Faculty can request the addition of an internship “N” designation to a new or existing course that meets a defined criteria for internship inclusion. The N-designation will appear on the student’s transcript allowing confirmation of participation by graduate schools and employers. Courses that carry the N-designation are considered best practice in meeting guidelines set forth by National Association of Colleges and Employers (NACE), CAS Standards for Internships, and the Department of Labor’s Fair Labor Standards Act (FLSA).
Defining Internship-Inclusive Courses
For a course to be designated as internship “N”, it must meet all six of the criteria listed below.
Definition: An internship is a form of experiential learning that integrates knowledge and theory learned in the classroom with practical application and skills development in a professional setting. Internships give students the opportunity to gain valuable applied experience and make connections in professional fields they are considering for career paths; and give employers the opportunity to guide and evaluate talent. – NACE
- The internship course engages students in an experience in a professional or organizational setting performing work that is applicable to their fields of study, educational goals and/or career aspirations, and can be transferable to other employment or academic settings.
- The internship course requires students to conduct professionally applicable work within a defined period of time; and the required number of hours for course credit/per credit hour* received is clearly articulated.
- The learning objectives** related to the internship course are clearly articulated and are relevant to competencies in the field of study and/or career readiness competencies.
- The internship course requires routine supervision and feedback by a professional with expertise related to the field of study, educational goals and/or career and vocational aspirations.
- The course integrates assignments for self-assessment, reflection, application, and integration of the learning experience as it relates to career/academic decision-making and personal and professional development. Includes a combination of reflection assignments, evaluations, and a final synthesis project.
- The internship course requires a formal learning agreement to be signed by the student, internship site supervisor and university representative outlining the goals and objectives, rights and responsibilities, contact information and the internship job description.***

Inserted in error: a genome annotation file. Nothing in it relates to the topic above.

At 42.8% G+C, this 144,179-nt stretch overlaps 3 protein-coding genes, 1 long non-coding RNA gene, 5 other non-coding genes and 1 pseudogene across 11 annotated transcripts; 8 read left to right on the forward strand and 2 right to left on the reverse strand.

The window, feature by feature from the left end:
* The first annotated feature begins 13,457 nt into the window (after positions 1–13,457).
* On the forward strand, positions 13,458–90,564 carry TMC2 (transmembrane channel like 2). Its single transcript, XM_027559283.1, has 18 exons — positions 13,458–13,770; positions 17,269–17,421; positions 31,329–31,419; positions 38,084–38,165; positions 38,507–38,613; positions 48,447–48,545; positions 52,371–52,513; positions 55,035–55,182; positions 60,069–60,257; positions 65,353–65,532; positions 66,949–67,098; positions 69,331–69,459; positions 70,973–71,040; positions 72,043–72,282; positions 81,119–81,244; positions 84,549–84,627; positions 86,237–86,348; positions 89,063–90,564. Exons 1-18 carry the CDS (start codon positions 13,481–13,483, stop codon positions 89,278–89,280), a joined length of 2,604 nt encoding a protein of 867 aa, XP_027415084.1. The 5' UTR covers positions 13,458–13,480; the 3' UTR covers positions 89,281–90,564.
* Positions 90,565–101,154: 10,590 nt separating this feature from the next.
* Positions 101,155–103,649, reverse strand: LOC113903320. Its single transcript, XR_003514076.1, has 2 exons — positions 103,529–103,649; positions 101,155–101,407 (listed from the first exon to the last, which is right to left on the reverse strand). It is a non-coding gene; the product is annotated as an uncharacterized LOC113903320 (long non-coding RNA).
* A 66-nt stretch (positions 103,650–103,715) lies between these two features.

* Number of hours are determined by the extent to which the student is engaged in work activities related to identified learning goals (not solely hours at site or hours that solely benefit the employer/organization). UT semester credit hours earned in courses such as internships, research, theses, dissertation, etc. are based on outcome expectations established by the academic program.
** These are the same for all students in the course and should not be confused with the individual goals and objectives of each student and their internship site.
*** The individual student internship sites included in an approved course must abide by Department of Labor Fair Standards Labor Act (FLSA) on Internships and any accrediting body standards applicable to the discipline. For guidance, see FLSA and internships and NACE Position Statement on Internships.
Process For Review
Proposal application and accompanying materials (syllabus and learning agreement) are submitted through each college’s standard curricular approval process. The designated college representative then submits any proposals that have received college-level approval to Molly Sullivan at firstname.lastname@example.org (Microsoft Word or PDF file).
Please refer to the Undergraduate Council EL Subcommittee webpage for information on college level approval processes and catalogue policies regarding the designation.
Proposals must be submitted by the designated college representative to Molly Sullivan by October 15 for consideration of inclusion in the following year’s catalog.
The subcommittee will evaluate the application materials with the rubric to determine if courses meet the six criteria for consideration. A score of nine or greater on the rubric will be required to receive the designation, with no entries in the (0) ‘Does Not Demonstrate’ column.
Example Course Materials: